The Knowledge of God in Calvin’s Commentary on I Corinthians 2
By John Drury
The focal point of the knowledge of God in this selection from Calvin’s commentaries is the Holy Spirit. One could say that he presents here a pneumatic structure of theological knowledge. The term pneumatic in no way implies that Calvin’s epistemology does not have a Trinitarian shape or a Christological content.[i] Nor does it preclude a proper place for human reason. As the following exposition will demonstrate, the Spirit is simply in the foreground as the focal point around which these other aspects are organized.
The initial reason for the necessity of the Spirit is the human incapacity to know God. Calvin states that God has “shut up all mankind in blindness.” (v. 10). The knowledge of God is in “a secrete recess, inaccessible to mankind” (v. 11). The gospel “far transcends the perspicacity of human intellect” (v. 7). Human knowledge of the gifts given by Christ is “not acquired in a natural way” (v. 12). The animal man, who Calvin defines as “any man that is endowed with nothing more than the faculties of nature” (v. 14), cannot know the things of God without the Spirit of God. It is instructive that Calvin does not here account the incapacity of human knowledge to its carnality, but precisely the soul, which cannot know God on its own (v. 14). “It is not owing simply to the obstinacy of the human will, but to the impotency, also, of the understanding, that man does not attain to the things of the Spirit” (v. 14).
The solution to the problem of human intellectual incapacity is precisely the gift of the Spirit. As God, the Spirit knows God, “for nothing that is in God escapes the notice of the Spirit of God” (v. 10). “God is known only by his Spirit” (v. 15). The content of the Scriptures is known only as “God elevates our minds to it by his Spirit” (v. 10). The “Spirit of God, from whom the doctrine of the gospel comes, is its only true interpreter, to open it up to us” (v. 14). The spiritual power that may accompany the message of Christ is performed by the “hand of God” (v. 4). Even the additional demonstration of “effect of its influence” has “come forth from God” (v. 5). The knowledge of God is pneumatic because from start to finish it is produced by an act of God.
Such pneumatic agency is crucial because Calvin here presents revelation as self-grounding. As he puts it, Paul’s doctrine rests on the “authority of God alone” and “it is a property of faith to rest upon God alone, without depending on men” (v. 5). Even the spiritual man who does know the word of God does so only on the basis of the word itself (v. 15). The Spirit does not merely impart knowledge to know about the truth, but also ensures that this knowledge will be accepted: “We are not merely enlightened by the Lord to perceive the truth, but are also endowed with a spirit of discrimination, so as not to hang in doubt between truth and falsehood, but are able to determine what we ought to shun and what to follow” (v. 15). Calvin even goes so far as to say that “the word of the Lord constrains us by its majesty, as if by a violent impulse, to yield obedience to it” (v. 4). Clearly Calvin understands the Spirit to reveal God’s word “without any foreign aid” (v. 5, v. 13).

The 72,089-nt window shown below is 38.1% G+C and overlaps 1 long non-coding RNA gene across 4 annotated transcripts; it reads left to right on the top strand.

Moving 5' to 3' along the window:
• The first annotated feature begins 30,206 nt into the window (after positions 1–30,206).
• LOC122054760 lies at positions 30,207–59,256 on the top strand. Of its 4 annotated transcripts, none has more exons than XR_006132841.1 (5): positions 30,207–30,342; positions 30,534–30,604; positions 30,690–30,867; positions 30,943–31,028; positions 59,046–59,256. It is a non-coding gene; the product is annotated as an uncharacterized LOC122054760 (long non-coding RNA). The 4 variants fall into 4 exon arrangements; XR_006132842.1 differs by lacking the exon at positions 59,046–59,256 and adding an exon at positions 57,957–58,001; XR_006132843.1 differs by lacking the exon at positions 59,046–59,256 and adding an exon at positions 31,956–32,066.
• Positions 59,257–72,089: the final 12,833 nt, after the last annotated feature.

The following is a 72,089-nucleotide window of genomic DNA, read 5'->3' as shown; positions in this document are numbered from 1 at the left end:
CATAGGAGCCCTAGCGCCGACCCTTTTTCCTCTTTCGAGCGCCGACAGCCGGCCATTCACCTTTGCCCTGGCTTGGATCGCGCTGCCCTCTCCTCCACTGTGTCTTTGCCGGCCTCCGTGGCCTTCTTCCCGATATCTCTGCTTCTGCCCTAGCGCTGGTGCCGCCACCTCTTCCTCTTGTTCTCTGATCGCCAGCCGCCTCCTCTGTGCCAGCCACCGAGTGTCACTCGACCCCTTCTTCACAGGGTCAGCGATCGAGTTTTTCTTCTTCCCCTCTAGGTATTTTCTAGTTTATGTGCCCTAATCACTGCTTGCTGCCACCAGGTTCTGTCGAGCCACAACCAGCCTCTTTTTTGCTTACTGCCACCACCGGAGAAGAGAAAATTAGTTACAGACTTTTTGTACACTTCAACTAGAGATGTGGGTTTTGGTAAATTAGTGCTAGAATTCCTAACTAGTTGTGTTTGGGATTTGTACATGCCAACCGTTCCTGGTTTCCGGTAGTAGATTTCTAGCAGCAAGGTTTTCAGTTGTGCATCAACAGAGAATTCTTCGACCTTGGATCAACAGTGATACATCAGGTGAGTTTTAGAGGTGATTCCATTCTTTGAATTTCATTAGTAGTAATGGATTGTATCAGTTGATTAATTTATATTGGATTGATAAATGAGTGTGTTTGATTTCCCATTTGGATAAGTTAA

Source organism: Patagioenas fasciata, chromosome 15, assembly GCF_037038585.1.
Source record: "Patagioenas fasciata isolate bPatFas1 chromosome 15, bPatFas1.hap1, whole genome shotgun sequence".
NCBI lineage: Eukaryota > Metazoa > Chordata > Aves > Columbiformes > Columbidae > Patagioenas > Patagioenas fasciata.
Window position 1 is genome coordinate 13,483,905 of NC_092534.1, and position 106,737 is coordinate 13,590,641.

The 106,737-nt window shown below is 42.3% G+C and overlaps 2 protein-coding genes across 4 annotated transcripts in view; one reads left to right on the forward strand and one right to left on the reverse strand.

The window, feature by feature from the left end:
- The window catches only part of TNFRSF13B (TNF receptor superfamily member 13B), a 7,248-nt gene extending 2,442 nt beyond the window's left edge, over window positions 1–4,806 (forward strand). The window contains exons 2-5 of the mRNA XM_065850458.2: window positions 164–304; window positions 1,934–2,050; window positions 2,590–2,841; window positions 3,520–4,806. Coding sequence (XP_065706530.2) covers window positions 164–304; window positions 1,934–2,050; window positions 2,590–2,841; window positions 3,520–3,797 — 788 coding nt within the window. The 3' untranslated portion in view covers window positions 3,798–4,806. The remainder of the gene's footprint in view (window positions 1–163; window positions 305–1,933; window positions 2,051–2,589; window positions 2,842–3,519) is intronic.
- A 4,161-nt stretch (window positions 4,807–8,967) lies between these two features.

Why is the self-grounding character of divine revelation so important to Calvin? The knowledge of God must depend on God so that it can be sure and certain, for “the assurance of faith is not subject to men” (v. 15, emphasis added). One could argue that “assurance” is the theme of this selection. Faith must rest upon God alone “for it requires to have so much certainty to go upon, that it will not fail, even when assailed by all the machinations of hell” (v. 5, emphasis added). Knowledge of God is too important to be a matter of “hesitation” (vs. 11). Rather, “those who have a testimony of this nature from the Holy Spirit, have an assurance as firm and solid, as if they felt with their hands what they believe, for the Spirit is a faithful and indubitable witness” (v. 11, emphasis added). “Hence we may know the nature of faith to be this, that conscience has from the Holy Spirit a sure testimony of the good-will of God towards it, so that, resting upon this, it does not hesitate to invoke God as father” (v. 12, emphasis added). Calvin says that Paul wishes to express “the assurance of confidence” (v. 12, emphasis added). It is for our sake that knowledge of God comes only by way of his Spirit. For the Spirit of God alone can provide assured knowledge of God.